Coal & Climate: Ask Your Questions About Environmental Science

Juliette, Georgia
 Steam and smoke rise from the cooling towers and chimneys of the Robert W. Scherer power plant, the largest emitter of greenhouse gases in the U.S. It burns 12 million tons of coal a year.
Juliette, Georgia

Steam and smoke rise from the cooling towers and chimneys of the Robert W. Scherer power plant, the largest emitter of greenhouse gases in the U.S. It burns 12 million tons of coal a year. Photograph by Rob Kendrick/National Geographic

We burn eight million tons of coal—the dirtiest of fossil fuels—each year, and the consequences are growing. In the April issue of National Geographic magazine, we asked the question: Can coal ever be clean?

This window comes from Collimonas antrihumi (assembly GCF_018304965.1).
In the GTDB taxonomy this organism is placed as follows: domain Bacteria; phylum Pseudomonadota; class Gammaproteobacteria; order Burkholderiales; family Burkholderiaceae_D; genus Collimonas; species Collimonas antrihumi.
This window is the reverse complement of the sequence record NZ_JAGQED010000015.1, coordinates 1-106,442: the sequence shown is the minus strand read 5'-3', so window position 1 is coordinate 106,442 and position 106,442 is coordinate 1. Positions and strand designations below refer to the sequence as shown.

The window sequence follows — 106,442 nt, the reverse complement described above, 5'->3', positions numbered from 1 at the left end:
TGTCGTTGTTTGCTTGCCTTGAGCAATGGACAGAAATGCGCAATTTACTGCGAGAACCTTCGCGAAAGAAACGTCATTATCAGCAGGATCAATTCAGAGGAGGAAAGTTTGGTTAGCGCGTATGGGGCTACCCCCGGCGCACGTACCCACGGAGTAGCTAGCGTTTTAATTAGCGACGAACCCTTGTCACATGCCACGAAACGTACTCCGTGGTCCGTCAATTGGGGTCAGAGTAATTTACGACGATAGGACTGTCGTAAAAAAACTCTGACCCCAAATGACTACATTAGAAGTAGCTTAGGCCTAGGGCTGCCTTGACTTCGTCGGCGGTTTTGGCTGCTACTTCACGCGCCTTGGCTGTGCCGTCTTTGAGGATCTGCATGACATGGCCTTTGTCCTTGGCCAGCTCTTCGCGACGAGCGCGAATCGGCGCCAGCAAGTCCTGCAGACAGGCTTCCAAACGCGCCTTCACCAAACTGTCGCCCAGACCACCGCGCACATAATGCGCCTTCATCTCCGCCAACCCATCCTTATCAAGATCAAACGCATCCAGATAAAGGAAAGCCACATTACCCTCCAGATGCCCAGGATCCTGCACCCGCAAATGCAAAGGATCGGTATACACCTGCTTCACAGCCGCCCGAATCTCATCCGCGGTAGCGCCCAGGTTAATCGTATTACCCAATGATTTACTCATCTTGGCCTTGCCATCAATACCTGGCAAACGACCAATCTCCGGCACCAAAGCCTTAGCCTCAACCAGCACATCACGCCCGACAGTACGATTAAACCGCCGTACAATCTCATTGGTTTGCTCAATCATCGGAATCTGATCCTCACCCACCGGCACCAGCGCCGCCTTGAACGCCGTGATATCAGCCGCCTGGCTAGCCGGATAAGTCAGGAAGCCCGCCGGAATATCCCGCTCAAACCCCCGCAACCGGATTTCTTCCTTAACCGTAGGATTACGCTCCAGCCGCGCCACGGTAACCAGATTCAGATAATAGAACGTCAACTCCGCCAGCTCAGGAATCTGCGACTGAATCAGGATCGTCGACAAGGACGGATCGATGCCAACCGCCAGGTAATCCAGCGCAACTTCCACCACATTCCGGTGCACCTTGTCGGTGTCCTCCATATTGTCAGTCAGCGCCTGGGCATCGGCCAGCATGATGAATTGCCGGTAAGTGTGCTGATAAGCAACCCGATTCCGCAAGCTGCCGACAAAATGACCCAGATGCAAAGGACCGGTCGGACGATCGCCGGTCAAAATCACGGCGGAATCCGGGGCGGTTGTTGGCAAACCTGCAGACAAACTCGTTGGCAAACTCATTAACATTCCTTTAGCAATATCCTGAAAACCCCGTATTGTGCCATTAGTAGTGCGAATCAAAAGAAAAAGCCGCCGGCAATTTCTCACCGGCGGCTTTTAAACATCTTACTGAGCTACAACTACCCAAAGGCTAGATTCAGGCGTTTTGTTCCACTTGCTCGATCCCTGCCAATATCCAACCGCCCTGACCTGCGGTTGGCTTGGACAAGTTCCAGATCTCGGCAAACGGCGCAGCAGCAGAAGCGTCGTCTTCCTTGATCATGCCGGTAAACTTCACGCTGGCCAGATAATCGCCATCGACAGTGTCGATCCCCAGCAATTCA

What are your thoughts about clean energy? How about freshwater or the growing global population? Do you have questions about oil spills, the changing climate, or other environmental science-related issues?

This Friday, March 28 at 12:30 p.m. ET, join us for a live Twitter chat about environmental science with Michelle Nijhuis, author of the “Can Coal Ever Be Clean?” feature, and Dennis Dimick, executive editor of National Geographic magazine. Follow MichelleDennis, and @NatGeoLive on Twitter and tweet your questions using #NatGeoLive.

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Researchers, conservationists, and others share stories, insights and ideas about Our Changing Planet, Wildlife & Wild Spaces, and The Human Journey. More than 50,000 comments have been added to 10,000 posts. Explore the list alongside to dive deeper into some of the most popular categories of the National Geographic Society’s conversation platform Voices.

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Voices director: David Braun (dbraun@ngs.org)

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